counterbalances all these afflictions. And I beg you to take care
of the children of Metrodorus, in a manner worth of the devotion
shown by the youth to me, and to philosophy" (Diogenes
Laertius , X.22, trans. C.D. Yonge).
growing directory of contemporary Gardens of Epicurus can be found
at www.gardenofepicurus.com The Epicurean doctrines are by no
Epicurus' school had a small but devoted following in his lifetime.
The primary members were Hermarchus, the financier Idomeneus,
Leonteus and his wife Themista, the satirist Colotes, the mathematician
Polyaenus of Lampsacus, and Metrodorus, the most famous popularizer
of Epicureanism. This original school was based in Epicurus' home
and garden. An inscription on the gate to the garden is recorded
by Seneca in his Epistle XXI:
here you will do well to tarry; here our highest good is pleasure.
The school's popularity grew and it became, along with Stoicism
and Skepticism, one of the three dominant schools of Hellenistic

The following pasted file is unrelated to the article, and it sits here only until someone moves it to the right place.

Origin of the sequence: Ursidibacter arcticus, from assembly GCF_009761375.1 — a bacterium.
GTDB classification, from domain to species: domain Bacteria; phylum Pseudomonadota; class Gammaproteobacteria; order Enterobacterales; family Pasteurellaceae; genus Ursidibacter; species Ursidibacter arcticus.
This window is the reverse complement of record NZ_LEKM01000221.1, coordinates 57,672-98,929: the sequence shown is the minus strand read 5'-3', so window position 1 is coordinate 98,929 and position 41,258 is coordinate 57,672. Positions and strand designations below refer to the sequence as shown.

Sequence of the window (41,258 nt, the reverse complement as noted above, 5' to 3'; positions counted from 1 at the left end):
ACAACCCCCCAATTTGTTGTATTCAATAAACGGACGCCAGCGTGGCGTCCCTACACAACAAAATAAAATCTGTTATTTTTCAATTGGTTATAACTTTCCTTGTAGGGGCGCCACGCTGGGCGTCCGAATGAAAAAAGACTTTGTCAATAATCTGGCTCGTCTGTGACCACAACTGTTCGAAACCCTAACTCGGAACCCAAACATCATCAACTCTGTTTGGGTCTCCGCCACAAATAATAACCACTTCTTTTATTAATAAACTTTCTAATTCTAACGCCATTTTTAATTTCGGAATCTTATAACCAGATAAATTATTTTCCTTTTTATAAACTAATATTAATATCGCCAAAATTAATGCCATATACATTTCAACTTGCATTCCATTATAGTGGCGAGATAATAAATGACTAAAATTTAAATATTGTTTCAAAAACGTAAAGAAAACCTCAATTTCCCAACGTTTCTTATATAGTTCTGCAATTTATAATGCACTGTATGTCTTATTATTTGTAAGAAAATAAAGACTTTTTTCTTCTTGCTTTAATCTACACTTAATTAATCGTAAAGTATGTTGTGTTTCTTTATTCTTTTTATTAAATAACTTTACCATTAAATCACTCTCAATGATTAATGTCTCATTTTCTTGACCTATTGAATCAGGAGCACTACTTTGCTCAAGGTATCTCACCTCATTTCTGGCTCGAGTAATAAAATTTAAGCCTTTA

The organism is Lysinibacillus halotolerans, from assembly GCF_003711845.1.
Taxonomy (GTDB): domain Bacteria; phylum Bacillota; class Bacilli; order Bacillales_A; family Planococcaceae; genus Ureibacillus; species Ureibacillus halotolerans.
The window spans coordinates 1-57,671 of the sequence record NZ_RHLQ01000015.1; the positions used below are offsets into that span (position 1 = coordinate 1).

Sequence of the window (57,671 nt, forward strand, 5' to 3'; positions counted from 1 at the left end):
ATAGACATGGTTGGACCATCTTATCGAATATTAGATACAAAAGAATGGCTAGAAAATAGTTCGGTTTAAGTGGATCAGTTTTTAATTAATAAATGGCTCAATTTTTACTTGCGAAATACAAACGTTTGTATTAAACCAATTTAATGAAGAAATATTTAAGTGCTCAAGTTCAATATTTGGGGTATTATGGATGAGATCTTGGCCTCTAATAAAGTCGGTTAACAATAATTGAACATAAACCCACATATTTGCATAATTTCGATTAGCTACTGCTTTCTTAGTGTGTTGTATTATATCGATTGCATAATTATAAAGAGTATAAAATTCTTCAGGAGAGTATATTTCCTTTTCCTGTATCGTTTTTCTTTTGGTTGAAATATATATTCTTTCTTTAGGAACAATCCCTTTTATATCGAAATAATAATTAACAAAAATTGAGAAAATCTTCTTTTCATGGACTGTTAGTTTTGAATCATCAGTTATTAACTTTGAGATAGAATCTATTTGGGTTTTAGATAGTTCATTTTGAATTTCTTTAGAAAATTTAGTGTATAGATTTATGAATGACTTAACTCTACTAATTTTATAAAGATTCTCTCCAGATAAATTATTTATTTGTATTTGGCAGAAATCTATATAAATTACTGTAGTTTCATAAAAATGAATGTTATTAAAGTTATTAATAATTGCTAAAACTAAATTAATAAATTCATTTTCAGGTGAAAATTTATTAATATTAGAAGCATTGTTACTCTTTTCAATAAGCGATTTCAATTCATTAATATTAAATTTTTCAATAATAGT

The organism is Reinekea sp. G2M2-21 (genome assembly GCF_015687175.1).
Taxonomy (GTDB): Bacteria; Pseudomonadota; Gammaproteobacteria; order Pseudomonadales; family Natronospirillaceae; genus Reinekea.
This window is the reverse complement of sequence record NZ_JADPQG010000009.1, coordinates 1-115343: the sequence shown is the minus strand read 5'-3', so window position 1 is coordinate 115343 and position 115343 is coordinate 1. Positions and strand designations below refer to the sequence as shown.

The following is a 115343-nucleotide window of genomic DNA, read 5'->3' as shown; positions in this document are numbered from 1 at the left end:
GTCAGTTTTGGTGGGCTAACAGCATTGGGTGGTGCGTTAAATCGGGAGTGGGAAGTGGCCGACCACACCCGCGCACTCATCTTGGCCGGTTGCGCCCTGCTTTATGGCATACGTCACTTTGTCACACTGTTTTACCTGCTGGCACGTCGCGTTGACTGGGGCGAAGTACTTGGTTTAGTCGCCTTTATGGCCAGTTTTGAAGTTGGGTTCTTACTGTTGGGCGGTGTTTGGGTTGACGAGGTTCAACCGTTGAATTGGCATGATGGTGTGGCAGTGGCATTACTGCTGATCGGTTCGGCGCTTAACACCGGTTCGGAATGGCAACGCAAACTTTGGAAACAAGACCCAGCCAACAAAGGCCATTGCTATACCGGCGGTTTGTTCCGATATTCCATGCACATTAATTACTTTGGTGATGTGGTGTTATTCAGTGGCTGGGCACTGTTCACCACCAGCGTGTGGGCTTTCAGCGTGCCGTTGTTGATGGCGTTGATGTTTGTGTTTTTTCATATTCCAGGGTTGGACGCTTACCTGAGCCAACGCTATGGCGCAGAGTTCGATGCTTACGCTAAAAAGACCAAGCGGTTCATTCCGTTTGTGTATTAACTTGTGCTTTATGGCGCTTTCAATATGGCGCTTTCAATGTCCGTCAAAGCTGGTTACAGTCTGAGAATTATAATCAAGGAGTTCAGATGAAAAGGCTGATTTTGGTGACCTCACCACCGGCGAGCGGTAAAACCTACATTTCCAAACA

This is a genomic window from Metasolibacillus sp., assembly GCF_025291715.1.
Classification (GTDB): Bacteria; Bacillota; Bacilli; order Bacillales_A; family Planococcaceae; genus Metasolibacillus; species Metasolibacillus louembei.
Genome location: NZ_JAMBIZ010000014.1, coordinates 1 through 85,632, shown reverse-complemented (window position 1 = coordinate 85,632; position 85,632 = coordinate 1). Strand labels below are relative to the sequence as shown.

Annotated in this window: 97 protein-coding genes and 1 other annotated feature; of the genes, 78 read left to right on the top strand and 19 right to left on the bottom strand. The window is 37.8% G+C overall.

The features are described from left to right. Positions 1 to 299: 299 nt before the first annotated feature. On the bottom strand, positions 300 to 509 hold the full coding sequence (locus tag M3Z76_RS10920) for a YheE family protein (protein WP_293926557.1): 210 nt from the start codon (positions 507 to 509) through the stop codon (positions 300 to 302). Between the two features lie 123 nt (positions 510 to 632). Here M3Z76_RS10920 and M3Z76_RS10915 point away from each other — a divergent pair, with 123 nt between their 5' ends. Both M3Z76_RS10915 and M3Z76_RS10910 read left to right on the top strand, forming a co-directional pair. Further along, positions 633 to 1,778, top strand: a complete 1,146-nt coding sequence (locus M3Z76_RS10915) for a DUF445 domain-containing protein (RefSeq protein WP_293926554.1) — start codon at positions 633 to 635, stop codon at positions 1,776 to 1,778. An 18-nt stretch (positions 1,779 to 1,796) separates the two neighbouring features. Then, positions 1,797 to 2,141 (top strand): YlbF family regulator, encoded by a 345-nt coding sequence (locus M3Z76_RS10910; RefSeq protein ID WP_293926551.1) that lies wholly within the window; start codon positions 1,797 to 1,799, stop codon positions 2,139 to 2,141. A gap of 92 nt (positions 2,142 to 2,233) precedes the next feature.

Philosophy, lasting strongly through the later Roman Empire. In
Rome, Lucretius was the school's greatest proponent, composing
On the Nature of Things, an epic poem, in six books, designed
to recruit new members. The poem mainly deals with Epicurean philosophy
of nature. Another major source of information is the Roman politician
and amateur philosopher Cicero, although he was highly critical
of Epicureanism. Another ancient source is Diogenes of Oenoanda,
who composed a large inscription at Oenoanda in Lycia.
library, dubbed the Villa of the Papyri, in Herculaneum, owned
by Julius Caesar's father-in-law, Lucius Calpurnius Piso Caesoninus,
was preserved by the eruption of Vesuvius in 79 AD, and was found
to contain a large number of works by Philodemus, a late Hellenistic